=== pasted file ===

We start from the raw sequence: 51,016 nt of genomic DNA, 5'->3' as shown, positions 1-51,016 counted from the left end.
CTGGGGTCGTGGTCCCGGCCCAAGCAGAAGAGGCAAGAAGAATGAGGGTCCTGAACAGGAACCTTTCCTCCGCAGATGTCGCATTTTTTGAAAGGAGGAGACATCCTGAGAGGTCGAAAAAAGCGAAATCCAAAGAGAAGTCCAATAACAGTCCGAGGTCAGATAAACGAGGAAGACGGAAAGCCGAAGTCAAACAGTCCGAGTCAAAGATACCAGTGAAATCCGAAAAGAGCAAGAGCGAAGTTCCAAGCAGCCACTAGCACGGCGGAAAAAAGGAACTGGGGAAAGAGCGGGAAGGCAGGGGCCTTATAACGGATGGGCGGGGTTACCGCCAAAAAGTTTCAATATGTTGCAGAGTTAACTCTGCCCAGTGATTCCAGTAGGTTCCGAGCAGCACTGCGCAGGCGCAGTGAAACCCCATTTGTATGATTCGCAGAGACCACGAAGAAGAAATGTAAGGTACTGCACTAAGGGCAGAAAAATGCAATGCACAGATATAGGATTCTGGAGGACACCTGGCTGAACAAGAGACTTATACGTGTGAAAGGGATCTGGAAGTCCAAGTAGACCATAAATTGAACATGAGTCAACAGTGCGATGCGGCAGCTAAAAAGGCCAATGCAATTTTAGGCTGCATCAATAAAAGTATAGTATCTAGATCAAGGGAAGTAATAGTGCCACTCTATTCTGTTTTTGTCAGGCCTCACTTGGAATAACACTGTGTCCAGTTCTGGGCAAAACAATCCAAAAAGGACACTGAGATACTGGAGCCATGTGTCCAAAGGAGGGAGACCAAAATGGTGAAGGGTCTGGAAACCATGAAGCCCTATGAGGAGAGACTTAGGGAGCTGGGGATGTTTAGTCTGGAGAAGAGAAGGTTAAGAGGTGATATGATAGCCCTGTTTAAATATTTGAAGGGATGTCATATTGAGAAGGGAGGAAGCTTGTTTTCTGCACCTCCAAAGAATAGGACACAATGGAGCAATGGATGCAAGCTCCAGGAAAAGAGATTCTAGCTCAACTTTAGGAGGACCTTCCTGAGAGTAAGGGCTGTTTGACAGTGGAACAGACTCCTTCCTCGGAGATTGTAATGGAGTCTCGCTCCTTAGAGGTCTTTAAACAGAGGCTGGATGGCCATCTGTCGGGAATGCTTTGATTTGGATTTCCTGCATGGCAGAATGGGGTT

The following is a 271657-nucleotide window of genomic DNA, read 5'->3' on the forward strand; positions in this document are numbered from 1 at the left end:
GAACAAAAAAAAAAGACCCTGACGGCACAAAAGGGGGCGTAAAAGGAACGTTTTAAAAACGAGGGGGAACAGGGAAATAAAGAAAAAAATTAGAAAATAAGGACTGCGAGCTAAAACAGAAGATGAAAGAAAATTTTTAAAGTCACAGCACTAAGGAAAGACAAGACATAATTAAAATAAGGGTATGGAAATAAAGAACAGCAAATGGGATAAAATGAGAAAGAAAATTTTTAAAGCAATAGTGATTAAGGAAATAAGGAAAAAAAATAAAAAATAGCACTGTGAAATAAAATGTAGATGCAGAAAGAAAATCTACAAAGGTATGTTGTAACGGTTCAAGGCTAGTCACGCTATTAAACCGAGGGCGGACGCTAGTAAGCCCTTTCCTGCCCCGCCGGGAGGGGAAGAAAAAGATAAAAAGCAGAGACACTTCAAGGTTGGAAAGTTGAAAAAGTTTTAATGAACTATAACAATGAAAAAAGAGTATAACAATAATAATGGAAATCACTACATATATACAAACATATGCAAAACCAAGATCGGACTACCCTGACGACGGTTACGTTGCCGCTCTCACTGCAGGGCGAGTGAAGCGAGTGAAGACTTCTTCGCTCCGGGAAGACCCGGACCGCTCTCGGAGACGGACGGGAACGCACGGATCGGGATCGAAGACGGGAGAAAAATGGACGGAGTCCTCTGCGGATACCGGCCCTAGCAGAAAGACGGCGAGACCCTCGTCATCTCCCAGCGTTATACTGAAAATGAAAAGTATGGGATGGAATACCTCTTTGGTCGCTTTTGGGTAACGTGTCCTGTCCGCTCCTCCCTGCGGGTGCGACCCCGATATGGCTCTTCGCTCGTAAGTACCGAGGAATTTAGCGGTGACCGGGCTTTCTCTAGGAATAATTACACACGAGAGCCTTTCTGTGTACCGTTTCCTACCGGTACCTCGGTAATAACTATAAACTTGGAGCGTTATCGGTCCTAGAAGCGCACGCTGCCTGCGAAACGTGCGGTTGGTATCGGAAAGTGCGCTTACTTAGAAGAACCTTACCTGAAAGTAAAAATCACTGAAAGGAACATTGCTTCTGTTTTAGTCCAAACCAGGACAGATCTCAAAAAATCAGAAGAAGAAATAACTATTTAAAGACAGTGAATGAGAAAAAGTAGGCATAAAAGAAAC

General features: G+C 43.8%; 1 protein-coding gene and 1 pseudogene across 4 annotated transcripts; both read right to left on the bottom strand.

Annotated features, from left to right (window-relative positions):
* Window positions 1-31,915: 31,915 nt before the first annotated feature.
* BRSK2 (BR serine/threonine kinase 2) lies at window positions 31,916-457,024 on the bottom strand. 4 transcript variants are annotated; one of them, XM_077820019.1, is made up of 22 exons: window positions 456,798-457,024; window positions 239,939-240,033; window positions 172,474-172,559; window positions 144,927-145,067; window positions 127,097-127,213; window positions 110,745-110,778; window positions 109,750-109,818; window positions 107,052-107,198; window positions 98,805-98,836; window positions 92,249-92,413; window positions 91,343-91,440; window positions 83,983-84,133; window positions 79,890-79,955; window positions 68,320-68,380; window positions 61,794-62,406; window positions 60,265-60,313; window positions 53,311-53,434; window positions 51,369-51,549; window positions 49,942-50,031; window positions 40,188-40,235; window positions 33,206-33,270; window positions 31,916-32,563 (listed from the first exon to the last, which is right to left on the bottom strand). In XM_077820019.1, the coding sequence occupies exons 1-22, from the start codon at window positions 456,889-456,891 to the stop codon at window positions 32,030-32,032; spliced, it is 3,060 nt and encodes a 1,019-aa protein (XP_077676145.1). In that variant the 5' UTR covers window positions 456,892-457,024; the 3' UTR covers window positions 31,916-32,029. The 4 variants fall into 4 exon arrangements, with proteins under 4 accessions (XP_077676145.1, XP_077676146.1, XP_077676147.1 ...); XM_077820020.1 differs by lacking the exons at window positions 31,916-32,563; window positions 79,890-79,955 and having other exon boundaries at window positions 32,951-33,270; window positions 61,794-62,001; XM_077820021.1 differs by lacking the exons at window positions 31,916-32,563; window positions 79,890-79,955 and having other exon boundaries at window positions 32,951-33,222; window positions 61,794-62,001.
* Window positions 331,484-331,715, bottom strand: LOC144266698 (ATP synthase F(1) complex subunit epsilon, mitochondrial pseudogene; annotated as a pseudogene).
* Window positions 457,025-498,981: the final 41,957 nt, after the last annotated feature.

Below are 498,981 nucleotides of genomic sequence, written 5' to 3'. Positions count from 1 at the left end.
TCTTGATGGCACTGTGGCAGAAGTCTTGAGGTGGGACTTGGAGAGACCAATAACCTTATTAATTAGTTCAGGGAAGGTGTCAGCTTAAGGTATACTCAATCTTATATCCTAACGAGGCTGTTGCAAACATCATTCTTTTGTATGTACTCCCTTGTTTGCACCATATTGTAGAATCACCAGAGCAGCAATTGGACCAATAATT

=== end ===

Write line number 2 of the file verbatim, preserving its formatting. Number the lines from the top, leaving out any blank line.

CTGGGGTCGTGGTCCCGGCCCAAGCAGAAGAGGCAAGAAGAATGAGGGTCCTGAACAGGAACCTTTCCTCCGCAGATGTCGCATTTTTTGAAAGGAGGAGACATCCTGAGAGGTCGAAAAAAGCGAAATCCAAAGAGAAGTCCAATAACAGTCCGAGGTCAGATAAACGAGGAAGACGGAAAGCCGAAGTCAAACAGTCCGAGTCAAAGATACCAGTGAAATCCGAAAAGAGCAAGAGCGAAGTTCCAAGCAGCCACTAGCACGGCGGAAAAAAGGAACTGGGGAAAGAGCGGGAAGGCAGGGGCCTTATAACGGATGGGCGGGGTTACCGCCAAAAAGTTTCAATATGTTGCAGAGTTAACTCTGCCCAGTGATTCCAGTAGGTTCCGAGCAGCACTGCGCAGGCGCAGTGAAACCCCATTTGTATGATTCGCAGAGACCACGAAGAAGAAATGTAAGGTACTGCACTAAGGGCAGAAAAATGCAATGCACAGATATAGGATTCTGGAGGACACCTGGCTGAACAAGAGACTTATACGTGTGAAAGGGATCTGGAAGTCCAAGTAGACCATAAATTGAACATGAGTCAACAGTGCGATGCGGCAGCTAAAAAGGCCAATGCAATTTTAGGCTGCATCAATAAAAGTATAGTATCTAGATCAAGGGAAGTAATAGTGCCACTCTATTCTGTTTTTGTCAGGCCTCACTTGGAATAACACTGTGTCCAGTTCTGGGCAAAACAATCCAAAAAGGACACTGAGATACTGGAGCCATGTGTCCAAAGGAGGGAGACCAAAATGGTGAAGGGTCTGGAAACCATGAAGCCCTATGAGGAGAGACTTAGGGAGCTGGGGATGTTTAGTCTGGAGAAGAGAAGGTTAAGAGGTGATATGATAGCCCTGTTTAAATATTTGAAGGGATGTCATATTGAGAAGGGAGGAAGCTTGTTTTCTGCACCTCCAAAGAATAGGACACAATGGAGCAATGGATGCAAGCTCCAGGAAAAGAGATTCTAGCTCAACTTTAGGAGGACCTTCCTGAGAGTAAGGGCTGTTTGACAGTGGAACAGACTCCTTCCTCGGAGATTGTAATGGAGTCTCGCTCCTTAGAGGTCTTTAAACAGAGGCTGGATGGCCATCTGTCGGGAATGCTTTGATTTGGATTTCCTGCATGGCAGAATGGGGTT